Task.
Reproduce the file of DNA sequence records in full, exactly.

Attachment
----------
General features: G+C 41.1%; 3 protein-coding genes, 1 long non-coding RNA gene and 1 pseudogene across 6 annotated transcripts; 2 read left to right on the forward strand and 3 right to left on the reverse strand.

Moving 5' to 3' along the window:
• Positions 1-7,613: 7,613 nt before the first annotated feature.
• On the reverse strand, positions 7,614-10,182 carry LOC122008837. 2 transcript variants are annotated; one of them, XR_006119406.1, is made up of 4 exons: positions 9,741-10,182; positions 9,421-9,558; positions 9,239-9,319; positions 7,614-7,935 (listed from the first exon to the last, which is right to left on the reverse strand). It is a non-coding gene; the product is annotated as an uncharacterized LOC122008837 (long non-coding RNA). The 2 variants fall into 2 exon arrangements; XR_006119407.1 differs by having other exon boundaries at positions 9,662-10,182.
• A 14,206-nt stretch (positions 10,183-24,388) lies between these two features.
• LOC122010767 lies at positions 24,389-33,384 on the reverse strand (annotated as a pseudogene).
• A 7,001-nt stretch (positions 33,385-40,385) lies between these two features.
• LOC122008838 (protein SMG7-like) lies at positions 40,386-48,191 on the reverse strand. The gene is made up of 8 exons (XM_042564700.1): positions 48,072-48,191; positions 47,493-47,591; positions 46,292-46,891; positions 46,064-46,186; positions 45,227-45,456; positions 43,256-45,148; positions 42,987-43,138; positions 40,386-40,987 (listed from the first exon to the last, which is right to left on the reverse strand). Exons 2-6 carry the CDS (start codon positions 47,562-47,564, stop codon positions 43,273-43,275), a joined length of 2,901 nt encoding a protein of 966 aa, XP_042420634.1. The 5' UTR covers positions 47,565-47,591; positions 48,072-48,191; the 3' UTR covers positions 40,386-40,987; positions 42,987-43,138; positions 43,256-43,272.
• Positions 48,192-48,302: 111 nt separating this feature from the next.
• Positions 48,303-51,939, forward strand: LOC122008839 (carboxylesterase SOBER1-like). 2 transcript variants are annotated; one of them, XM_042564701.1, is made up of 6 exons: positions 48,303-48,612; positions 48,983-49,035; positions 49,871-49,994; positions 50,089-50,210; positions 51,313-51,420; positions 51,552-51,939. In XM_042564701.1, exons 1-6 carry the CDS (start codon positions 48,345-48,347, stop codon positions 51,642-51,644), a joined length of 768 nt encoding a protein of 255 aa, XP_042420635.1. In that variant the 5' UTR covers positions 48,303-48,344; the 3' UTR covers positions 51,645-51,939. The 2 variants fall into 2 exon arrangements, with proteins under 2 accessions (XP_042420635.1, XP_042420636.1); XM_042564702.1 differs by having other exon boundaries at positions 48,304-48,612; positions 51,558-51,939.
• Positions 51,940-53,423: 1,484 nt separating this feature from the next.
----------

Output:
General features: G+C 41.1%; 3 protein-coding genes, 1 long non-coding RNA gene and 1 pseudogene across 6 annotated transcripts; 2 read left to right on the forward strand and 3 right to left on the reverse strand.

Moving 5' to 3' along the window:
• Positions 1-7,613: 7,613 nt before the first annotated feature.
• On the reverse strand, positions 7,614-10,182 carry LOC122008837. 2 transcript variants are annotated; one of them, XR_006119406.1, is made up of 4 exons: positions 9,741-10,182; positions 9,421-9,558; positions 9,239-9,319; positions 7,614-7,935 (listed from the first exon to the last, which is right to left on the reverse strand). It is a non-coding gene; the product is annotated as an uncharacterized LOC122008837 (long non-coding RNA). The 2 variants fall into 2 exon arrangements; XR_006119407.1 differs by having other exon boundaries at positions 9,662-10,182.
• A 14,206-nt stretch (positions 10,183-24,388) lies between these two features.
• LOC122010767 lies at positions 24,389-33,384 on the reverse strand (annotated as a pseudogene).
• A 7,001-nt stretch (positions 33,385-40,385) lies between these two features.
• LOC122008838 (protein SMG7-like) lies at positions 40,386-48,191 on the reverse strand. The gene is made up of 8 exons (XM_042564700.1): positions 48,072-48,191; positions 47,493-47,591; positions 46,292-46,891; positions 46,064-46,186; positions 45,227-45,456; positions 43,256-45,148; positions 42,987-43,138; positions 40,386-40,987 (listed from the first exon to the last, which is right to left on the reverse strand). Exons 2-6 carry the CDS (start codon positions 47,562-47,564, stop codon positions 43,273-43,275), a joined length of 2,901 nt encoding a protein of 966 aa, XP_042420634.1. The 5' UTR covers positions 47,565-47,591; positions 48,072-48,191; the 3' UTR covers positions 40,386-40,987; positions 42,987-43,138; positions 43,256-43,272.
• Positions 48,192-48,302: 111 nt separating this feature from the next.
• Positions 48,303-51,939, forward strand: LOC122008839 (carboxylesterase SOBER1-like). 2 transcript variants are annotated; one of them, XM_042564701.1, is made up of 6 exons: positions 48,303-48,612; positions 48,983-49,035; positions 49,871-49,994; positions 50,089-50,210; positions 51,313-51,420; positions 51,552-51,939. In XM_042564701.1, exons 1-6 carry the CDS (start codon positions 48,345-48,347, stop codon positions 51,642-51,644), a joined length of 768 nt encoding a protein of 255 aa, XP_042420635.1. In that variant the 5' UTR covers positions 48,303-48,344; the 3' UTR covers positions 51,645-51,939. The 2 variants fall into 2 exon arrangements, with proteins under 2 accessions (XP_042420635.1, XP_042420636.1); XM_042564702.1 differs by having other exon boundaries at positions 48,304-48,612; positions 51,558-51,939.
• Positions 51,940-53,423: 1,484 nt separating this feature from the next.